EXCLUSIVE: SPCA explains why seized horses sent to auction
CALGARY- The Alberta SPCA is explaining why dozens of seized horses were sent to a recent livestock auction in High River, causing outrage.
The organization seized nearly 60 starving horses from a farm near Lethbridge back in January, and some were so sick or aggressive that they had to be euthanized. 29 were sent to foster farms where they racked up $10,000 in medical and feed bills.
The SPCA then offered the animals up at an auction in early April—and potential buyers included those looking to sell horse meat.
“I think it’s horrendous that this is happening today, that we haven’t had an emergency adopt-a-thon of these horses,” complains horse enthusiast Keely Dobbyn. “I know lots of people that would go out and try and rescue these animals, and instead this is the easy way out.”
However, the SPCA maintains that selling livestock at auction is more transparent than through private sales.
“Some people could come back to us and say ‘why didn’t you give me the chance to get this horse?’ If it goes to auction, then everyone who attends the auction has the ability to bid on the horse,” explains Roland Lines, communications manager for the Alberta SPCA. “[Horses] are part of the livestock industry, so the possibility of horses going for meat is certainly there. As an agency, we don’t take a preference one way or another.”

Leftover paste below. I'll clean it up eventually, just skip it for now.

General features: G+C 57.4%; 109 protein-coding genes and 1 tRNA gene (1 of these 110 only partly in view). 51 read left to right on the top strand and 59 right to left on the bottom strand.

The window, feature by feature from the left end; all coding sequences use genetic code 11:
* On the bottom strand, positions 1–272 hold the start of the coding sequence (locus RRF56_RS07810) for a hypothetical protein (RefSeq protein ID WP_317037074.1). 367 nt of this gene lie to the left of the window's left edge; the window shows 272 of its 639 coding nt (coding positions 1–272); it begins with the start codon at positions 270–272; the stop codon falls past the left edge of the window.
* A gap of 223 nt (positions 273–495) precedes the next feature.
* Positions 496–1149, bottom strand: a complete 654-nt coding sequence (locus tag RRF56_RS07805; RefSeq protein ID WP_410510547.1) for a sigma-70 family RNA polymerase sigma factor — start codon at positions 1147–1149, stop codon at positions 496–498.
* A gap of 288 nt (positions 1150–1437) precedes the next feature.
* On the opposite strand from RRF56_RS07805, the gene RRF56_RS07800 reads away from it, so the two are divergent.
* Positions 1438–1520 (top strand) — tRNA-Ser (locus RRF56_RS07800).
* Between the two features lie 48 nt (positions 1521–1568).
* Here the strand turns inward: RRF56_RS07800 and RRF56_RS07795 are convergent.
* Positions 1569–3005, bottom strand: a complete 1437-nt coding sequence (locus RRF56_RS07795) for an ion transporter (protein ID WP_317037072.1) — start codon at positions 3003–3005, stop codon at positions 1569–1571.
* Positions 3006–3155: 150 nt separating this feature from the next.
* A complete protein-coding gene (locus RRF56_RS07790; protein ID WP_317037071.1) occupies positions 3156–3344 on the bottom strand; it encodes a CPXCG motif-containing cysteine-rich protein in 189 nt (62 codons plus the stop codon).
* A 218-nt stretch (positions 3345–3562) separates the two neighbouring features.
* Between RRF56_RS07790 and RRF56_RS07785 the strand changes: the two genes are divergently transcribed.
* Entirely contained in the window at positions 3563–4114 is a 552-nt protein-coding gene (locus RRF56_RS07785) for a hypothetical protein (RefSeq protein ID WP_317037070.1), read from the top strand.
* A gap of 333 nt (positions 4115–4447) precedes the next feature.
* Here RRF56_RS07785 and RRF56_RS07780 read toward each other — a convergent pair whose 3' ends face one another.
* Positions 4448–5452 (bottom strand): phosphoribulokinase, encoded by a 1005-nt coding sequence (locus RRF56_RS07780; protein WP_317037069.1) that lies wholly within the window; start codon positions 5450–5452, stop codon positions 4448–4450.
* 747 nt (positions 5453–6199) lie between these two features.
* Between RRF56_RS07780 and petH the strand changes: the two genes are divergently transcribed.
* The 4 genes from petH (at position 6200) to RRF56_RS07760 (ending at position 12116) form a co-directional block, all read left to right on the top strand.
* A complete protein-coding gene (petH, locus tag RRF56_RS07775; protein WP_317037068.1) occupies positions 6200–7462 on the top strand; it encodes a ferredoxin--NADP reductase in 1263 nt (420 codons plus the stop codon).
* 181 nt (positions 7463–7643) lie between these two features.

Five of the healthiest horses were adopted out, while the others who needed rehabilitation were sent to foster homes, then to market. A livestock dealer who purchased 15 of them confirmed that he will sell at least seven of them to a kill plant in Fort Macleod.
Critics say it’s wrong to help rescued horses, then make them available to the horsemeat industry.
“It’s 2013,” says Dobbyn. “This is horse country and we love our horses and we need to treat them better.”